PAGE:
– By Ruoran Helen Bai
How to say No in Chinese? It seems like a simple answer — just one simple click on either your phone or your computer, either on Google or Pleco. Well, this simple character “不 bù” does not only play its role as “No” in Chinese. But it’s more than just refusing someone, or being direct or rude. “No” in Chinese can actually be helpful when you get to know how to use it in authentic ways in different occasions.
Saying no with 不bù
‘不bù+V./Adj.’ is one of the foundational expressions that you must know when you start your journey of learning Chinese. As you can see,不bù here means no, and it’s before a verb or an adjective, so that means this expression is to reject or deny the fact of action that the verb is referring to or a situation that the adjective is indicating. Hope the examples in the chart below can help you to get it more straight.
I’m a Chinese teacher, I’m not an English teacher.
She doesn’t like red color, she likes blue color.
They don’t buy phones, they buy computers.
Going to bed late is not good for health.
These bananas are not fresh, let’s buy some fresh bananas tomorrow.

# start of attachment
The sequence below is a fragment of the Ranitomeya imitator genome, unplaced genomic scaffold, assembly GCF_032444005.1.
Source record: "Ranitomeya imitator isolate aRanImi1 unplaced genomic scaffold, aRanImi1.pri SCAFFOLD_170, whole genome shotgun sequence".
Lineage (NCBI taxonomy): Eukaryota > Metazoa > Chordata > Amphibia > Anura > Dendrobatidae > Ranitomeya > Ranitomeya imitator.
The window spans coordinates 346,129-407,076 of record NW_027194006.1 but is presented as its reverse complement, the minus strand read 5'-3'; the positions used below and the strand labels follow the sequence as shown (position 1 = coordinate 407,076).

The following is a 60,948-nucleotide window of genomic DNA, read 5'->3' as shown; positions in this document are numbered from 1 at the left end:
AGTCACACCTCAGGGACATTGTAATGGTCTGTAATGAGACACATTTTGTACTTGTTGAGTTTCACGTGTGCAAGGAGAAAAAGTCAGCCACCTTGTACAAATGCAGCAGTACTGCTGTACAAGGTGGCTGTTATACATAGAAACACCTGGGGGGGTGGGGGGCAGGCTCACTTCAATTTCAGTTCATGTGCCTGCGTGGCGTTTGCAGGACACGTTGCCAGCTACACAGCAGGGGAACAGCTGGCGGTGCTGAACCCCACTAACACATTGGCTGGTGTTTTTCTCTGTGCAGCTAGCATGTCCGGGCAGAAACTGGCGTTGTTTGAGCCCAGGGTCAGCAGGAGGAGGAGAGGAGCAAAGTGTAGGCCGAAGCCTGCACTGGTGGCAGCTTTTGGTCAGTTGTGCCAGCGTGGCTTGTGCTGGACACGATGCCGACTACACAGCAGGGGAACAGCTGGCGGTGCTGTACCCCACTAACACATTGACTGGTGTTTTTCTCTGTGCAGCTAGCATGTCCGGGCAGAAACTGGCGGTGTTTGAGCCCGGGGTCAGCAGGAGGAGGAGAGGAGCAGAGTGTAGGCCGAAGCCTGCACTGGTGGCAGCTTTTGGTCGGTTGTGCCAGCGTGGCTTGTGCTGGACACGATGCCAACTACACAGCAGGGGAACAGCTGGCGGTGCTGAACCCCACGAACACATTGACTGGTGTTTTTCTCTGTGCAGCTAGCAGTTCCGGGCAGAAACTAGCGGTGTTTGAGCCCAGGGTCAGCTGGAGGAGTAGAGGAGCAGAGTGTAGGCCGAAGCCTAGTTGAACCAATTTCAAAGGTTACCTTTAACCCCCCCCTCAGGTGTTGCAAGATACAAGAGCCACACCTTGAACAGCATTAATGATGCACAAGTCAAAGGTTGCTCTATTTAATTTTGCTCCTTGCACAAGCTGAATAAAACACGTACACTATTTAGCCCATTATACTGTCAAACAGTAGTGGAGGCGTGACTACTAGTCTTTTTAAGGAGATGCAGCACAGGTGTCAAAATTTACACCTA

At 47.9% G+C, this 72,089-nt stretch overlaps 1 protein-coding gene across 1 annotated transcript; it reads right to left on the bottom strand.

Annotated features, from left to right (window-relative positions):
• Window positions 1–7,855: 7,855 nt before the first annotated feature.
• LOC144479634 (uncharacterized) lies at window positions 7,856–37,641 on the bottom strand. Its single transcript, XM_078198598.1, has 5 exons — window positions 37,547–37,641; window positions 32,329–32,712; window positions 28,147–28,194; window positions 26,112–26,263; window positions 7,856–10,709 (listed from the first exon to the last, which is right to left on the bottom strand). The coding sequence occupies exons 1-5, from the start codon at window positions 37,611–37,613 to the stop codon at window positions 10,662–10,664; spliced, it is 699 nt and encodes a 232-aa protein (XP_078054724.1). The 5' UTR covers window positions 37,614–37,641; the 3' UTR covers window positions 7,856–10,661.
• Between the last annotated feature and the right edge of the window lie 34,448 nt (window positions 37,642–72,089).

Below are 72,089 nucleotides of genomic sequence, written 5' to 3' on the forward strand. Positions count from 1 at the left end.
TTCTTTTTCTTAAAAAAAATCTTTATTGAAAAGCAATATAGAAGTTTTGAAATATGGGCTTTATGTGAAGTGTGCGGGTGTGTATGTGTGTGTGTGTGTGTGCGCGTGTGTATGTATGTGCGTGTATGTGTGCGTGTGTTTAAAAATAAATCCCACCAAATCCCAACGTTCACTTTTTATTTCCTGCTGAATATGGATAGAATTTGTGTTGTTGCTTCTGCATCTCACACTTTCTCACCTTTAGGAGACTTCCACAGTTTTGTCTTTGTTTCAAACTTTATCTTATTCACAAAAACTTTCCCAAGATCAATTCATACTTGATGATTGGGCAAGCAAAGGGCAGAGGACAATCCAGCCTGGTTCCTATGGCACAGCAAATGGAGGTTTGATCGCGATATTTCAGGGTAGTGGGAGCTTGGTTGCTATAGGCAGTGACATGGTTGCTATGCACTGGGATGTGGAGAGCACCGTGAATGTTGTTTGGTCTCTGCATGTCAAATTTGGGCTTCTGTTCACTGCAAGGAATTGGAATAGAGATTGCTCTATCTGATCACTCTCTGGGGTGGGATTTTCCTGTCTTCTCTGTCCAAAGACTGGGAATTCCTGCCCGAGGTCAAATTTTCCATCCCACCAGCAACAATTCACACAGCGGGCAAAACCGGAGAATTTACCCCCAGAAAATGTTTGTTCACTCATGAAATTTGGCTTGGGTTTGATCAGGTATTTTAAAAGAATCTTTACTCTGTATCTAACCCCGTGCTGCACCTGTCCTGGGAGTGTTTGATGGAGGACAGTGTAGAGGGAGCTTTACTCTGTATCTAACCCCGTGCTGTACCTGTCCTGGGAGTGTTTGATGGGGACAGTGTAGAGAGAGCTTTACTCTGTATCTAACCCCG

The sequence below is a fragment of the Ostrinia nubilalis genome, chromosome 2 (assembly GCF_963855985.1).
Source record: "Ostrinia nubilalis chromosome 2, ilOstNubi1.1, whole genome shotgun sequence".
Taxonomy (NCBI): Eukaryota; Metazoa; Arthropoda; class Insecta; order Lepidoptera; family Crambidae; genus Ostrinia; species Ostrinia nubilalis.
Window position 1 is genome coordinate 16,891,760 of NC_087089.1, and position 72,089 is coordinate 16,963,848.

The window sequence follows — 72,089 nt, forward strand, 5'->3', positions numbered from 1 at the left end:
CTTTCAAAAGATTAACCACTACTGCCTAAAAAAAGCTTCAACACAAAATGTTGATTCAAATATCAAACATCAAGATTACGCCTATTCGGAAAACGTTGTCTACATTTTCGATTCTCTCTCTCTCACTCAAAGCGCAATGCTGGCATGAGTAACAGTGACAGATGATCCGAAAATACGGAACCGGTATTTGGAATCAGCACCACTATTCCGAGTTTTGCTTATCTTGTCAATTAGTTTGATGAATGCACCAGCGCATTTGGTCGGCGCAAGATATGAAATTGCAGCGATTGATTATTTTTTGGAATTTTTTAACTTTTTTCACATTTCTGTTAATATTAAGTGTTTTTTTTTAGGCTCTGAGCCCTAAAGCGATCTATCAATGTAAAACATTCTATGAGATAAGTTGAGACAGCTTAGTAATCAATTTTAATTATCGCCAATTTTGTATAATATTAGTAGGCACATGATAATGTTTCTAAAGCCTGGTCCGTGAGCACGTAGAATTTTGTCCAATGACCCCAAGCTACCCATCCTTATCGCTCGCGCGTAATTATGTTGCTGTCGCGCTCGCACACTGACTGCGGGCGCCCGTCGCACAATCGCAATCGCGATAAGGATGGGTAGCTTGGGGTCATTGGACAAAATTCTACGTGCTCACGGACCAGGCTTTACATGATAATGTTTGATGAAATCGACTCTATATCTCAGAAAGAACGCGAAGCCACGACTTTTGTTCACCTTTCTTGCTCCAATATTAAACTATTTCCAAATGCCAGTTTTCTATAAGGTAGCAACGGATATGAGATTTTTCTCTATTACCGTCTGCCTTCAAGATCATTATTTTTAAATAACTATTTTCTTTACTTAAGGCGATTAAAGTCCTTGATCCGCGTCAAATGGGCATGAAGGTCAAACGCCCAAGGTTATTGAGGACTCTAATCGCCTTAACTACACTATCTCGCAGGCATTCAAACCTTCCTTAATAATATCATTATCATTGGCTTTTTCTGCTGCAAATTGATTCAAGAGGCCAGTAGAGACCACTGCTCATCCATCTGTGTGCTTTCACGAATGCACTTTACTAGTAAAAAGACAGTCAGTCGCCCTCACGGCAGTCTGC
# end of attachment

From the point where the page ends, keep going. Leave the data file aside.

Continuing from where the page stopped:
It’s not cheap to rent a house in downtown Shanghai.
Verbs and adjectives that go after 不bù can vary, not just limited to the six examples. In general, 不bù is like ‘don’t’ when it goes with a verb, and it refers to ‘isn’t’ when followed with an adjective. For instance, verbs like 不愿意búyuànyì (don’t want to), 不适合bùshìhé (don’t fit), 不后悔búhòuhuǐ (don’t regret), adjectives like 不大búdà(is not big), 不忙bùmáng (is not busy), 不热闹 búrènào (is not lively), etc.
Btw, I assume that you have already noticed that 不bù is pronounced differently when in the negative form of a verb or an adjective. Indeed, when the 不bù goes before the first tone, second tone, and third tone, it remains fourth tone bù, and 不bù only turns to the second tone bú when there is a fourth tone right behind it(see the above Pinyin in red).
Saying no with 别bié
Besides 不bù, there is another No word in Chinese, that is ‘别bié’. Indeed, 别bié is often seen and used before a verb too, but ‘别bié+V.’ doesn’t mean the same with‘不bù+V.’, and there is no ‘别bié+Adj.’ at all. ‘别bié+V.’ often indicates a commend or a request in a sentence to stop an action or a movement, which is its contrast with ‘不bù+V.’.
|A：你别走，等等我们。Don’t go, wait for us. (request)
I’m not going, I will waiting for you guys outside of the classroom.
She doesn’t eat in order to lose weight.
Don’t keep a diet, you are not fat at all, you are healthy (request).
Xiaoli doesn’t go home after work, he has a date.
Don’t go home after school today, play soccer with us.
You don’t like watching movie? Then what do you like to watch?
I like to watch reality shows.
Let’s don’t go for movie on Friday, let’s go shopping!
In some situations, you can say no using “méi 没”. Read here about méi 没’ and ‘bù 不. Hope that helps to say no in Mandarin Chinese!